| Andrew Kirkpatrick|
| 24 April 1971 (age 44) (1971-04-24) Stafford, Staffordshire, England, United Kingdom|
climber, motivational speaker, writer
Big wall climbing in Patagonia, Alaska, Antarctica and the Alps
Andy Kirkpatrick (climber) Wikipedia
Andrew Kirkpatrick (born 24 June 1971 in Stafford, England), is a British mountaineer, author, motivational speaker and monologist. He is best known as a big wall climber, having scaled Yosemite's El Capitan 29 times, including three solo ascents, and two one day ascents, as well as climbing in Patagonia, Alaska, Antarctica and the Alps. He has also crossed Greenland by ski. In 2014 he guided Alex Jones up Moonlight Buttress, Zion National Park, raising £1.9 million for Sport Relief.
Kirkpatrick was born in Stafford, England, in 1971, where his father Pete Kirkpatrick was based with the RAF and received the British Empire Medal for his service to Mountain Safety in 1993. In the years that followed he moved to Sardinia, Windsor, Tywyn and Llanrwst (North Wales). At the age of six his parents divorced and Kirkpatrick, together with his brother Robin and sister Joanne, moved with their mother to Hull, where he lived until he moved to London aged 19. Much of Kirkpatrick's climbing writing reflects on this period of his life, and in his book Psychovertical he wonders whether moving from North Wales – with its mountains and beaches – had more of an effect on him than the separation of his parents.
Kirkpatrick has worked in film and TV as a safety advisor and stunt rigger, including Charlie and the Chocolate Factory, as well as in programs for CBBC, ITN, BBC and BBC Scotland. The BBC program "The Big Climb" about his ascent of El Capitan with his 13-year-old daughter Ella won multiple awards. In 2014, he guided the TV presenter Alex Jones up the Moonlight Buttress in Zion National Park in order to raise money for Sports Relief, raising £1.9 million. In 2014, Kirkpatrick gave a fifteen-minute talk on BBC radio 4 in its Four Thought slot on the subject of the importance of risky play for children. In January 2015, he followed the route of the heroes of telemark on the Hardangervidda by ski with his two children for a BBC film on risky play.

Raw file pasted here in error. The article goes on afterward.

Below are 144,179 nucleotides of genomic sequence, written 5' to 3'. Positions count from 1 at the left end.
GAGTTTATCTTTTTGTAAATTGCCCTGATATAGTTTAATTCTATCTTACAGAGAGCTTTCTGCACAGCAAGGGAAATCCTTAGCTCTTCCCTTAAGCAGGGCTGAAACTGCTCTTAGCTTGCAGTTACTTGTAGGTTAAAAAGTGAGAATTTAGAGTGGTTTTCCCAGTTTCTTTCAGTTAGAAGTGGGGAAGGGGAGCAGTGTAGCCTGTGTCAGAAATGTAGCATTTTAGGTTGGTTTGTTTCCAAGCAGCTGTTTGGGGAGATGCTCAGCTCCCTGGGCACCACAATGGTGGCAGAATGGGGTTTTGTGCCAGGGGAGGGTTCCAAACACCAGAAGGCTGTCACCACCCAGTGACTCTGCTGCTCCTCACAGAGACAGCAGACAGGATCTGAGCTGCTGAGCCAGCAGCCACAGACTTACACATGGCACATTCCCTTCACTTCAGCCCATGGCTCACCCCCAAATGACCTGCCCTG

Kirkpatrick's dyslexia is well documented, and these struggles form part of his first book Psychovertical.
Kirkpatrick is only the third person to win the Boardman Tasker Prize for Mountain Literature twice (Paul Pritchard and Jim Perrin being the other authors to win twice). His first win was with his first book, Psychovertical in 2008 and his second with his book, Cold Wars: Climbing the fine line between risk and reality.
Psychovertical has been translated into German (published in 2010 as Psychovertikal by AS Verlag), Polish, Italian and Korean. The Italian version was published in 2011 as Psychovertical by Edizioni Versante Sud and in 2012 won the literary prize Gambrinus "Giuseppe Mazzotti". It is also published in French.